One consequently wonders what it is like for South Asian, African and Middle Eastern countries who don't have the necessary cloud storage services. They are as such living in a world without any required management. I am however optimistic that our digital infrastructure is trying to create its own matrix of regulatory privacy required for competition as well as integration.
There is a growing degree of concern about the manner in which personal data is handled by big tech companies, also known as ‘GAFAM’ (Google, Apple, Facebook, Amazon, and Microsoft). Some activists have in the recent past have noted that these tech giants need to show greater regard for fundamental rights rather than behaving just as gatekeepers related to their areas of interest.
In the recent past we have noticed instances of not only some third parties abusing such data but also some platforms’ algorithmic decision-making systems curating and removing online user generated content. There has also been unnecessary interference through a dramatic increase of cyber-attacks on various sectors all over the world. Such action in many cases has led to undermining potential investment.
This evolving dynamic has led Scandinavian countries and also China, Republic of Korea, Singapore and Japan to focus in depth on building their economies through the boosting of AI within the parameters of their economies. They feel that this will assist in the escalation of not only their data economy but will also enhance private investment, growth, and innovation in terms of automated industrial prospects. Among them China currently leads the race on integrating the power of data in its economic and industrial model – the essential elements for the development of AI technologies.
One believes that time has now come for South Asia and its different Chambers of Commerce to sit together and try to create a Council which can carefully monitor what measures are being taken particularly by the European Union to safeguard their economic interests and digital integrity. It may be noted here that recently, the European Commission has published its Data Governance Act. This has been a follow-up of the European Strategy for Data initiative undertaken in February 2020.
The Data Governance Act has now proposed rules for the reuse of public sector data that is subject to protection, such as intellectual property or commercial confidentiality; a notification and supervisory framework for data sharing services. It has also called for the establishment of a European Data Innovation Board in the form of an expert group from member states, with representatives of data spaces from different sectors; and a framework enabling individuals and companies to consent to having their data accessed by non-profit organizations, that conduct research in the public interest, based on the principle of ‘Data Altruism’.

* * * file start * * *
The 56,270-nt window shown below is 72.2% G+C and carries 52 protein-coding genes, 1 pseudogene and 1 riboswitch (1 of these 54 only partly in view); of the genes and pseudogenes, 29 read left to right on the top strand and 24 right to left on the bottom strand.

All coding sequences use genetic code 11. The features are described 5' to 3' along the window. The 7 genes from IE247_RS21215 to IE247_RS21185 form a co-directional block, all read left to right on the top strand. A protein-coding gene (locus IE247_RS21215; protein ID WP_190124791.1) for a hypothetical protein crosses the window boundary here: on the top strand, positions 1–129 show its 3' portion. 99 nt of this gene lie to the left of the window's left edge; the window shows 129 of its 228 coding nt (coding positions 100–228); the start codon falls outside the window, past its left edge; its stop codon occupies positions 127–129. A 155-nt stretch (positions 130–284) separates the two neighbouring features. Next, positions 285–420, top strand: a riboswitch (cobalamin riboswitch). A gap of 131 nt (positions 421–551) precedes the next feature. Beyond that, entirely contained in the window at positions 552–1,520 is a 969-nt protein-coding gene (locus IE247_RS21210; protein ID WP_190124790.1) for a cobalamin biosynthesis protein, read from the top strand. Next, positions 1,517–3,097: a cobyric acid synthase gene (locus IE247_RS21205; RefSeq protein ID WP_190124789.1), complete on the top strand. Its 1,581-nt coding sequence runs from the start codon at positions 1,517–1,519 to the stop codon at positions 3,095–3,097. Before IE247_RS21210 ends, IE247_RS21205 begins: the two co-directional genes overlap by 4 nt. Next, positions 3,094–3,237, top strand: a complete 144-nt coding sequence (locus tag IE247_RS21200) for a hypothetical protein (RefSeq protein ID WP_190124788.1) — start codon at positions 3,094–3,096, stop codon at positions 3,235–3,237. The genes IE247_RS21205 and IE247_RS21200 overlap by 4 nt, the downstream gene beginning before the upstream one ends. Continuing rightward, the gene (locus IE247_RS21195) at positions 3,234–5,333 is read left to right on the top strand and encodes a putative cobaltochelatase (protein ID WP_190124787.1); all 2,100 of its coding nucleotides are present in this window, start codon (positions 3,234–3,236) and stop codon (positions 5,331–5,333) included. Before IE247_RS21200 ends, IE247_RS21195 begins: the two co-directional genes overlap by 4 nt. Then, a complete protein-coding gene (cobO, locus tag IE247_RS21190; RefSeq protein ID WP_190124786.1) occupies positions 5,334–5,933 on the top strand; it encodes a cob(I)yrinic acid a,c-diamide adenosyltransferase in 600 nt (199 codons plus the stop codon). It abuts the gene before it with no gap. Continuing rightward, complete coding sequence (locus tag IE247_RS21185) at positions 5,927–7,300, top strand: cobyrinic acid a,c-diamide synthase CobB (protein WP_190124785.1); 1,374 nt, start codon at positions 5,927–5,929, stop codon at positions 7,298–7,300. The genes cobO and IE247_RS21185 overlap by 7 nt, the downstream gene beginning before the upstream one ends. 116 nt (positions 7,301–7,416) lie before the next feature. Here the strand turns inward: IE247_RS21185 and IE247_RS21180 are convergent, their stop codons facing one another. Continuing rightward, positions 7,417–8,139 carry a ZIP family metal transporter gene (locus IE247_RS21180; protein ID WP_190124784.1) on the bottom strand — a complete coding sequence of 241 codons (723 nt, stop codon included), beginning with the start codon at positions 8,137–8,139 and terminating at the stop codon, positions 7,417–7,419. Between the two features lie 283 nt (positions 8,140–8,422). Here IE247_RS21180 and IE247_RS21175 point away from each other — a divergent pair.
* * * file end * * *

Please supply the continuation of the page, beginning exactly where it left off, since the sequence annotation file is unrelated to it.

Economists are also referring in this regard to the Gaia-X cloud infrastructure initiative initiated by France and Germany which is slowly transforming into a Europe-wide project that aims to offer a European alternative to US cloud providers by early 2021. Gaia-X will be fully compliant with common EU certification requirements for data storage services. This initiative could give EU industry, and the business sector greater control and profits from the data it generates.
Gaia-X is expected to also provide an infrastructure platform, enabling smaller and medium-sized European cloud providers to compete with gatekeepers in this sector in a fair manner. Thus, as things currently stand, the Gaia-X framework makes data portability and interoperability top priorities in order to create incentives for users (companies, organizations, industry etc.) and providers to join the initiative. The initiative is open to other EU members, as well as international companies and organizations.
India and Bangladesh can jointly work out the least common denominators within this equation and try and see if they can create a similar measure in South Asia. Algorithmic transparency will however have to be given through the creation of an ethical and fair regulatory framework that will act as a catalyst for supercomputing, blockchain, quantum technologies and AI’s smooth uptake by business, financial and industrial institutions.
It is being hoped that the incoming Biden administration will be willing to discuss with other countries climbing the ladder of digitalization. We should aim to capitalize on this opportunity. This should help us to identify shared interests and define mutually acceptable solutions. At the same time we also need to decrease any overdependence on foreign technologies and digital services.
Muhammad Zamir, a former Ambassador, is an analyst specialized in foreign affairs, right to information and good governance